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Everything You Need to Know About Dentures

Everything You Need to Know About Dentures

Dentures are replacements for missing teeth that can be taken out and put back into your mouth. While dentures take some getting used to, and will never feel exactly the same as one’s natural teeth, today’s dentures are natural looking and more comfortable than ever.

There are two main types of dentures: full and partial. Dr. Jaleel will help you choose the type of denture that’s best for you based on whether some or all of your teeth are going to be replaced and the cost involved.

How do Dentures Work?

With full dentures, a flesh-colored acrylic base fits over your gums. The base of the upper denture covers the palate (the roof of your mouth), while that of the lower denture is shaped like a horseshoe to accommodate your tongue.

Dentures are custom-made in a dental laboratory from impressions taken of your mouth. When you visit Dr. Jaleel, she will determine which of the three types of dentures described below is best for you.

  • Conventional Full Denture
    A conventional full denture is placed in your mouth after any remaining teeth are removed and tissues have healed. Healing may take several months, during which time you are without teeth.
  • Immediate Full Denture
    An immediate full denture is inserted immediately after the remaining teeth are removed. our team will take measurements and makes models of your jaw during a prior visit.) While immediate dentures offer the benefit of never having to be without your teeth, they must be relined several months after being inserted. The reason is that the bone supporting the teeth reshapes as it heals, causing the denture to become loose.
  • Partial Denture
    A partial denture rests on a metal framework that attaches to your natural teeth. Sometimes crowns are placed on some of your natural teeth and serve as anchors for the denture. Partial dentures offer a removable alternative to bridges.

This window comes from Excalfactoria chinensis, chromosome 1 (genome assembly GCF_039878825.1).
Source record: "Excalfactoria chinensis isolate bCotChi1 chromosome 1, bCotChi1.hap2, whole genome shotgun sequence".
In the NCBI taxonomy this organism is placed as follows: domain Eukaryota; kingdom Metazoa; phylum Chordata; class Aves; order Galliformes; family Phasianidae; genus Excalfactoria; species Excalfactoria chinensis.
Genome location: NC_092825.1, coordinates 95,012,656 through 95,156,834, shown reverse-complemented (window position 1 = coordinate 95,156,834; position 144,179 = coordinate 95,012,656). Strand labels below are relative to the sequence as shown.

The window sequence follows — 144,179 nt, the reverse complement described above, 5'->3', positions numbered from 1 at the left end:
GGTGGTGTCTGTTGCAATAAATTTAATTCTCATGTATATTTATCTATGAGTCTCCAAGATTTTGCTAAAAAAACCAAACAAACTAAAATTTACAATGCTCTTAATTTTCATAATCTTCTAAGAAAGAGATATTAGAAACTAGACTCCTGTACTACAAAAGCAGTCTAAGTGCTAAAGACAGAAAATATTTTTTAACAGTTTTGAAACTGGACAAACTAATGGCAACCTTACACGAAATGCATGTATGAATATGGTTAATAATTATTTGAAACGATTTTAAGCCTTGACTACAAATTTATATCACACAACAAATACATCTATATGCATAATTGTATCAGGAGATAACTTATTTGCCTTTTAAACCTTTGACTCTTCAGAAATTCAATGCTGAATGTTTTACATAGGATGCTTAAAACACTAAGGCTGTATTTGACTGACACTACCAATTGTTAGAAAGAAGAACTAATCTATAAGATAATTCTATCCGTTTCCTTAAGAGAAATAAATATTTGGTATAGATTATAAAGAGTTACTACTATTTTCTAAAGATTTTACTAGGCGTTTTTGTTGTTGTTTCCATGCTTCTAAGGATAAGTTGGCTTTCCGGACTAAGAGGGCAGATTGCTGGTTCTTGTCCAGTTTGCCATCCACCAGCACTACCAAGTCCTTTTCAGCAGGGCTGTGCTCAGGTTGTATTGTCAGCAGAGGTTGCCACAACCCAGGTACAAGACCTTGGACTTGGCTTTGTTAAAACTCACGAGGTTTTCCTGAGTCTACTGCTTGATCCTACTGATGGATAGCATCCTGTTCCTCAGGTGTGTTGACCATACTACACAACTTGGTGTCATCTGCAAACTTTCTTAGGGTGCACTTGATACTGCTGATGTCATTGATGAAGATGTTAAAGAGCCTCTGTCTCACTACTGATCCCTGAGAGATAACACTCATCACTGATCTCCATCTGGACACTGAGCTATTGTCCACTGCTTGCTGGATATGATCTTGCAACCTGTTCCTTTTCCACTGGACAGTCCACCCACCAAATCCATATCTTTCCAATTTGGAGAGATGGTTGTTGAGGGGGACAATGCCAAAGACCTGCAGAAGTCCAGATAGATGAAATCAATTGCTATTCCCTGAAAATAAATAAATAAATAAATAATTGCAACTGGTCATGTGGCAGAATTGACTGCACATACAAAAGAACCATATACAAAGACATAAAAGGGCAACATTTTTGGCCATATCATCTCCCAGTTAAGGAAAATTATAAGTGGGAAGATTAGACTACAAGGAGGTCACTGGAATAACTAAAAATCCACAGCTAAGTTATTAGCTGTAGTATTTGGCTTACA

Image Credit: tec_estromberg via Flickr

How Long Before I Get Used to My Dentures?

New dentures may feel awkward for a few weeks until you become accustomed to them. The dentures may feel loose while the muscles of your cheek and tongue learn to keep them in place.

It is not unusual to experience minor irritation or soreness. You may find that saliva flow temporarily increases. As your mouth becomes accustomed to the dentures, these problems should diminish. One or more follow-up appointments with the Fairlawn Dental Clinic are needed after a denture is inserted. If any problem persists, particularly irritation or soreness, be sure to speak to Dr. Jaleel immediately.

Eating will take a little practice. Start with soft foods cut into small pieces. Chew slowly using both sides of your mouth at the same time to prevent the dentures from tipping. As you become accustomed to chewing, add other foods until you return to your normal diet. Continue to chew food using both sides of the mouth at the same time. Be cautious with hot or hard foods and sharp-edged bones or shells.

Pronouncing certain words may require practice. Reading out loud and repeating troublesome words will help. If your dentures “click” while you’re talking, speak more slowly.

You may find that your dentures occasionally slip when you laugh, cough or smile. Reposition the dentures by gently biting down and swallowing. If a speaking problem persists, consult Dr. Jaleel.

How Long do Dentures Last?

Over a period of time, your denture will need to be relined or remade due to normal wear. Also, as you age, your mouth naturally changes. These changes cause your dentures to loosen, making chewing difficult and irritating your gums. At a minimum, you should see Dr. Jaleel annually for a checkup.

Here are tips for caring for your dentures:

  • When handling your dentures, stand over a folded towel or basin of water. Dentures are delicate and may break if dropped.
  • Don’t let your dentures dry out. Place them in a denture cleanser soaking solution or in plain water when you’re not wearing them. Never use hot water, which can cause them to warp.